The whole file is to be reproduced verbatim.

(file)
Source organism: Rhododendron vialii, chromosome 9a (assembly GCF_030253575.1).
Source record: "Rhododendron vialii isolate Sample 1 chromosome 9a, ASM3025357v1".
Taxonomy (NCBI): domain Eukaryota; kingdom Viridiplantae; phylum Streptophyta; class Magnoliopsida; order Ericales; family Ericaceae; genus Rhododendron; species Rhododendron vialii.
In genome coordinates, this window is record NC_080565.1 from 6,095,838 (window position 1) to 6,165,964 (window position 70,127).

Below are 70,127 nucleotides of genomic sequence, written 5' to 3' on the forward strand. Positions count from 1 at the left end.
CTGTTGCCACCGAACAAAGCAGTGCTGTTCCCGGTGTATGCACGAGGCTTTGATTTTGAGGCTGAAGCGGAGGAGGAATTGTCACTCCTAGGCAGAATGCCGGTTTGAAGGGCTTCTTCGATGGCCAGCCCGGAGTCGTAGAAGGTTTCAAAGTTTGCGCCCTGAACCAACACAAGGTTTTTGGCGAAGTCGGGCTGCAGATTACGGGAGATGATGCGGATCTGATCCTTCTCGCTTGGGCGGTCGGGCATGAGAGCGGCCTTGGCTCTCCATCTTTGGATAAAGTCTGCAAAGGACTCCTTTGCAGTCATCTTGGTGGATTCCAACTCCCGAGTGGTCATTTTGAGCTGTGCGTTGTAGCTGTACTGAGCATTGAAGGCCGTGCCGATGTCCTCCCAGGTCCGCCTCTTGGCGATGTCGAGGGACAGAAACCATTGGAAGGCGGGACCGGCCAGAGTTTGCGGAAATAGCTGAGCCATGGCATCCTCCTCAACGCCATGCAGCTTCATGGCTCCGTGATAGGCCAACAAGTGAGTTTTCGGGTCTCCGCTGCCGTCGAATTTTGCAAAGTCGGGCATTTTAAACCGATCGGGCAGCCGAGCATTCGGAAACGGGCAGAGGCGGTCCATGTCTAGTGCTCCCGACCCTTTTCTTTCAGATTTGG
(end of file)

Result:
Source organism: Rhododendron vialii, chromosome 9a (assembly GCF_030253575.1).
Source record: "Rhododendron vialii isolate Sample 1 chromosome 9a, ASM3025357v1".
Taxonomy (NCBI): domain Eukaryota; kingdom Viridiplantae; phylum Streptophyta; class Magnoliopsida; order Ericales; family Ericaceae; genus Rhododendron; species Rhododendron vialii.
In genome coordinates, this window is record NC_080565.1 from 6,095,838 (window position 1) to 6,165,964 (window position 70,127).

Below are 70,127 nucleotides of genomic sequence, written 5' to 3' on the forward strand. Positions count from 1 at the left end.
CTGTTGCCACCGAACAAAGCAGTGCTGTTCCCGGTGTATGCACGAGGCTTTGATTTTGAGGCTGAAGCGGAGGAGGAATTGTCACTCCTAGGCAGAATGCCGGTTTGAAGGGCTTCTTCGATGGCCAGCCCGGAGTCGTAGAAGGTTTCAAAGTTTGCGCCCTGAACCAACACAAGGTTTTTGGCGAAGTCGGGCTGCAGATTACGGGAGATGATGCGGATCTGATCCTTCTCGCTTGGGCGGTCGGGCATGAGAGCGGCCTTGGCTCTCCATCTTTGGATAAAGTCTGCAAAGGACTCCTTTGCAGTCATCTTGGTGGATTCCAACTCCCGAGTGGTCATTTTGAGCTGTGCGTTGTAGCTGTACTGAGCATTGAAGGCCGTGCCGATGTCCTCCCAGGTCCGCCTCTTGGCGATGTCGAGGGACAGAAACCATTGGAAGGCGGGACCGGCCAGAGTTTGCGGAAATAGCTGAGCCATGGCATCCTCCTCAACGCCATGCAGCTTCATGGCTCCGTGATAGGCCAACAAGTGAGTTTTCGGGTCTCCGCTGCCGTCGAATTTTGCAAAGTCGGGCATTTTAAACCGATCGGGCAGCCGAGCATTCGGAAACGGGCAGAGGCGGTCCATGTCTAGTGCTCCCGACCCTTTTCTTTCAGATTTGG